Life After Death: True or Total Bull?

Via David Romanelli
on Oct 23, 2013
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holding baby

At least 25 percent of Americans believe in life after death, or reincarnation.

What if we had scientific proof of life after death? Would we keep it top secret to protect the status quo and safeguard our religious beliefs?

According to Tibetan Buddhists, reincarnation is not a matter of “if,” but where.

They believe their priests (lamas) are reincarnated over and over; but rarely do these reincarnations take place in America.

Jalue Dorjee was born on December 20th, 2006 in Columbia Heights, Minnesota.

Jalue’s mom sensed something special about her baby. She recalls him being peaceful inside her body. She never felt sick. There was ease to the pregnancy, during which she and her husband had profound dreams of lamas surrounded by tall sunflowers.

I’ll skip the part about how Jalue was discovered (visit here for that story).

Let’s fast forward a few years and upon his visit to Madison, Wisconsin, the Dalai Lama himself performed the very first haircut on Jalue Dorjee (in keeping with tradition that a Buddhist monk’s hair be no more than two inches long).

When he turns 10, Dorjee will leave his parents to study in India and his life will be steeped in spiritual tradition.

It’s one of the only times this ancient Buddhist tradition has meandered into our puritan American culture and it’s enough to make you stop and wonder.

Have you ever experienced something, someone or some place that gives you the chills—that suggests this is not your first rodeo?

For instance, my wife has a crazy fascination with Japan. I have had recurring dreams of riding a bike in Tehran, Iran. One of the very few other American lamas, Alyce Louise Zeoli, recalls a powerful fascination as a young girl with Buddhist statues.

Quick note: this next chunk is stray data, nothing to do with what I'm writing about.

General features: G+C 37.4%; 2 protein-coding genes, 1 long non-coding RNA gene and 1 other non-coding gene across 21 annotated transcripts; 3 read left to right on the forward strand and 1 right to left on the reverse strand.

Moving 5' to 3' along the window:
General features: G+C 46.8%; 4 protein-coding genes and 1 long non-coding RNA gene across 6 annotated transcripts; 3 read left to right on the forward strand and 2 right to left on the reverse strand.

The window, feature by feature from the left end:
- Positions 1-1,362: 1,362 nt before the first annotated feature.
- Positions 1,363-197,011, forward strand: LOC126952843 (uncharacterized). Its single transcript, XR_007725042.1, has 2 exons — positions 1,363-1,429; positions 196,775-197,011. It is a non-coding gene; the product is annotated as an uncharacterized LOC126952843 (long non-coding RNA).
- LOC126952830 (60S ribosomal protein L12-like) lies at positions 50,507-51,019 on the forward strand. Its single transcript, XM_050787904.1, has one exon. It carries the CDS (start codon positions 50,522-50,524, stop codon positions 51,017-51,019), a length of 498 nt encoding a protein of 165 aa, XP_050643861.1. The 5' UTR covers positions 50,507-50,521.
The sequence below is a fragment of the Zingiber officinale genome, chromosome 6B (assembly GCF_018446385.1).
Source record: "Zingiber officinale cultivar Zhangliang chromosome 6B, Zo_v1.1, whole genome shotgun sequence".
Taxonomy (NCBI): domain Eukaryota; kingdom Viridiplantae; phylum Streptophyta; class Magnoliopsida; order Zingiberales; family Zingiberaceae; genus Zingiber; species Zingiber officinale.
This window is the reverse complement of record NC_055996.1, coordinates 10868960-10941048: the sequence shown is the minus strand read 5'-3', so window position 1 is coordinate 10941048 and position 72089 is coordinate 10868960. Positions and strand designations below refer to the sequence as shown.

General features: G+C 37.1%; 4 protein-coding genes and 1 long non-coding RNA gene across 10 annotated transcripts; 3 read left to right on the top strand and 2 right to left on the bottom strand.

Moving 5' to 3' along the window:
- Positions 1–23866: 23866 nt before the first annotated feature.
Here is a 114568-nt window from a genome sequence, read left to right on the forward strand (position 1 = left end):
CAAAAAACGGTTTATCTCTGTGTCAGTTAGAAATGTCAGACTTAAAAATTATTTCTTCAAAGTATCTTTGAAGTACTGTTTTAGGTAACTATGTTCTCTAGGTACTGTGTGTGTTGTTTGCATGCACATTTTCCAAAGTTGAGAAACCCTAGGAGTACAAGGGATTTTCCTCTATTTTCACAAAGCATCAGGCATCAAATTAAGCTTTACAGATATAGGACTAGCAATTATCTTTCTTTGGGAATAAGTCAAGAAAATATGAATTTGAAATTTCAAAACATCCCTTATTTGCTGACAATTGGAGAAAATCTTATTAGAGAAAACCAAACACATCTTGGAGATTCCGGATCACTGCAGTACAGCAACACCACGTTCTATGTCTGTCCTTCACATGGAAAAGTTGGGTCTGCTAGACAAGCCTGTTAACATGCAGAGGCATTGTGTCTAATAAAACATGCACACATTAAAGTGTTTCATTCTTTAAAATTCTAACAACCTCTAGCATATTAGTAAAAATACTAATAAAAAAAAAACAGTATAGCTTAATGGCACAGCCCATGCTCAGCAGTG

I believe these fascinations and deep connections are worth exploring.

The history of a soul is a treasure filled with thousands of years of dormant talent, skills and wisdom. But if you are too entangled in life on the surface, your soul’s history can stay buried for many lifetimes.

As goes the quote,

“Sitting on a whale, fishing for minnows.”

The best way to probe your past lives is to explore moments, tastes, smells, artifacts, connections—triggers.

If this article is pushing your limits, remember what Einstein said:

“There are only two ways to live your life. One is as though nothing is a miracle. The other is as though everything is a miracle.”

One way of living is a lot more fun than the other.


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Ed: Cat Beekmans

{Photo: Pixoto.}



About David Romanelli

David "Yeah Dave" Romanelli has played a major role in pioneering the modernization of wellness in the United States. He believes wellness and feeling good is so much more than fancy yoga poses, green juice, and tight-fitting clothes. Dave launched his career fusing ancient wellness practices with modern passions like exotic chocolate, fine wine, and gourmet food by creating Yoga + Chocolate, Yoga + Wine, and Yoga for Foodies.  His work has been featured in The Wall Street JournalFood + Wine, Newsweek and The New York Times; and his debut book, Yeah Dave's Guide to Livin' the Moment reached #1 on the Amazon Self-Help Bestseller List. Dave's new book launches in Fall 2014 from Skyhorse Publishing. Check out his new show Yeah Dave! brought to you by Scripps Network, the people behind The Food Network, Travel Channel, HGTV, and more.  He is a current contributor to Health Magazine, Yoga Journal, and various other publications. Discover more about his journey on


One Response to “Life After Death: True or Total Bull?”

  1. gdr23 says:

    At age 16 I told my mother I believed in reincarnation. She has horrified. I came from a devout Catholic family and this surely was heresy! I told the nuns at age 8 that the Trinity made no sense and began my quest for understanding. I still believe in reincarnation, even more so now. I meet children that are so wise (look at Malala) and see in them some who has gone before us and come back to help us. It just makes sense to me.